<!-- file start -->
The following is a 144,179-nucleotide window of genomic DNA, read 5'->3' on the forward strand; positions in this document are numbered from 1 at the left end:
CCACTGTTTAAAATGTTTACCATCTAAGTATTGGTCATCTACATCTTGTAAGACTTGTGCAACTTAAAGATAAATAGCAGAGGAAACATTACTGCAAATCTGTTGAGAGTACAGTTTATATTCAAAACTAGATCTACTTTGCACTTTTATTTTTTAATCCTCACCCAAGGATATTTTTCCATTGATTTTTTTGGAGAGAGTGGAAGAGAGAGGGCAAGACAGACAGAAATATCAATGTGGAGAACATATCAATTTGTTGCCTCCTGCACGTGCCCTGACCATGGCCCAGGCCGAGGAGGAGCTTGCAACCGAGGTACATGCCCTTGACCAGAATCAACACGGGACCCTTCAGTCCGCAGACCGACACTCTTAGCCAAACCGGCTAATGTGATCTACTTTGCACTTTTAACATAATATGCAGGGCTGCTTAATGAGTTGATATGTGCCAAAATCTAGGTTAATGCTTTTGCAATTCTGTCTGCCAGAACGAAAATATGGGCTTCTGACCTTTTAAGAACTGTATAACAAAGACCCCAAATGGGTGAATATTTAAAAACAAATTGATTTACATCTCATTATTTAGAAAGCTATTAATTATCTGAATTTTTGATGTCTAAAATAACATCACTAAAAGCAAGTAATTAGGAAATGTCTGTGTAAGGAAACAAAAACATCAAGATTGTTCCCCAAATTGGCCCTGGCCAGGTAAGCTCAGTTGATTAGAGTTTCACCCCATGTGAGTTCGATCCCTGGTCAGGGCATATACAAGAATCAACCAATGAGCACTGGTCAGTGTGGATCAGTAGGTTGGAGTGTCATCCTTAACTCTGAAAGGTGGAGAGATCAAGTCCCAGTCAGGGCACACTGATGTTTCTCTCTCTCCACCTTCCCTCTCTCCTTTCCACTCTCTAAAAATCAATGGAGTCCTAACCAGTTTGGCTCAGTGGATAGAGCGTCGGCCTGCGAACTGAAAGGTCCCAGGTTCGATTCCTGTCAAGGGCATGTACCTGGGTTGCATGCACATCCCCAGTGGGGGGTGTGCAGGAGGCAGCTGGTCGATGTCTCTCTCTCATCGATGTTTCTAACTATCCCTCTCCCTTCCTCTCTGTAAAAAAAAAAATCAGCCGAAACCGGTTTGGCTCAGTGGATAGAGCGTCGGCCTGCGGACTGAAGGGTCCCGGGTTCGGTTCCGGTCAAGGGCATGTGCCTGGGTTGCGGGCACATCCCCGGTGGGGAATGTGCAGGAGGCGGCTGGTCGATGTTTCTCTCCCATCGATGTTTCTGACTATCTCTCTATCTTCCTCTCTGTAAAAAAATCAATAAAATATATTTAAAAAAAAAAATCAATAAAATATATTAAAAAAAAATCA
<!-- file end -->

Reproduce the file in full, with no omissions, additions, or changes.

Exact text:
The following is a 144,179-nucleotide window of genomic DNA, read 5'->3' on the forward strand; positions in this document are numbered from 1 at the left end:
CCACTGTTTAAAATGTTTACCATCTAAGTATTGGTCATCTACATCTTGTAAGACTTGTGCAACTTAAAGATAAATAGCAGAGGAAACATTACTGCAAATCTGTTGAGAGTACAGTTTATATTCAAAACTAGATCTACTTTGCACTTTTATTTTTTAATCCTCACCCAAGGATATTTTTCCATTGATTTTTTTGGAGAGAGTGGAAGAGAGAGGGCAAGACAGACAGAAATATCAATGTGGAGAACATATCAATTTGTTGCCTCCTGCACGTGCCCTGACCATGGCCCAGGCCGAGGAGGAGCTTGCAACCGAGGTACATGCCCTTGACCAGAATCAACACGGGACCCTTCAGTCCGCAGACCGACACTCTTAGCCAAACCGGCTAATGTGATCTACTTTGCACTTTTAACATAATATGCAGGGCTGCTTAATGAGTTGATATGTGCCAAAATCTAGGTTAATGCTTTTGCAATTCTGTCTGCCAGAACGAAAATATGGGCTTCTGACCTTTTAAGAACTGTATAACAAAGACCCCAAATGGGTGAATATTTAAAAACAAATTGATTTACATCTCATTATTTAGAAAGCTATTAATTATCTGAATTTTTGATGTCTAAAATAACATCACTAAAAGCAAGTAATTAGGAAATGTCTGTGTAAGGAAACAAAAACATCAAGATTGTTCCCCAAATTGGCCCTGGCCAGGTAAGCTCAGTTGATTAGAGTTTCACCCCATGTGAGTTCGATCCCTGGTCAGGGCATATACAAGAATCAACCAATGAGCACTGGTCAGTGTGGATCAGTAGGTTGGAGTGTCATCCTTAACTCTGAAAGGTGGAGAGATCAAGTCCCAGTCAGGGCACACTGATGTTTCTCTCTCTCCACCTTCCCTCTCTCCTTTCCACTCTCTAAAAATCAATGGAGTCCTAACCAGTTTGGCTCAGTGGATAGAGCGTCGGCCTGCGAACTGAAAGGTCCCAGGTTCGATTCCTGTCAAGGGCATGTACCTGGGTTGCATGCACATCCCCAGTGGGGGGTGTGCAGGAGGCAGCTGGTCGATGTCTCTCTCTCATCGATGTTTCTAACTATCCCTCTCCCTTCCTCTCTGTAAAAAAAAAAATCAGCCGAAACCGGTTTGGCTCAGTGGATAGAGCGTCGGCCTGCGGACTGAAGGGTCCCGGGTTCGGTTCCGGTCAAGGGCATGTGCCTGGGTTGCGGGCACATCCCCGGTGGGGAATGTGCAGGAGGCGGCTGGTCGATGTTTCTCTCCCATCGATGTTTCTGACTATCTCTCTATCTTCCTCTCTGTAAAAAAATCAATAAAATATATTTAAAAAAAAAAATCAATAAAATATATTAAAAAAAAATCA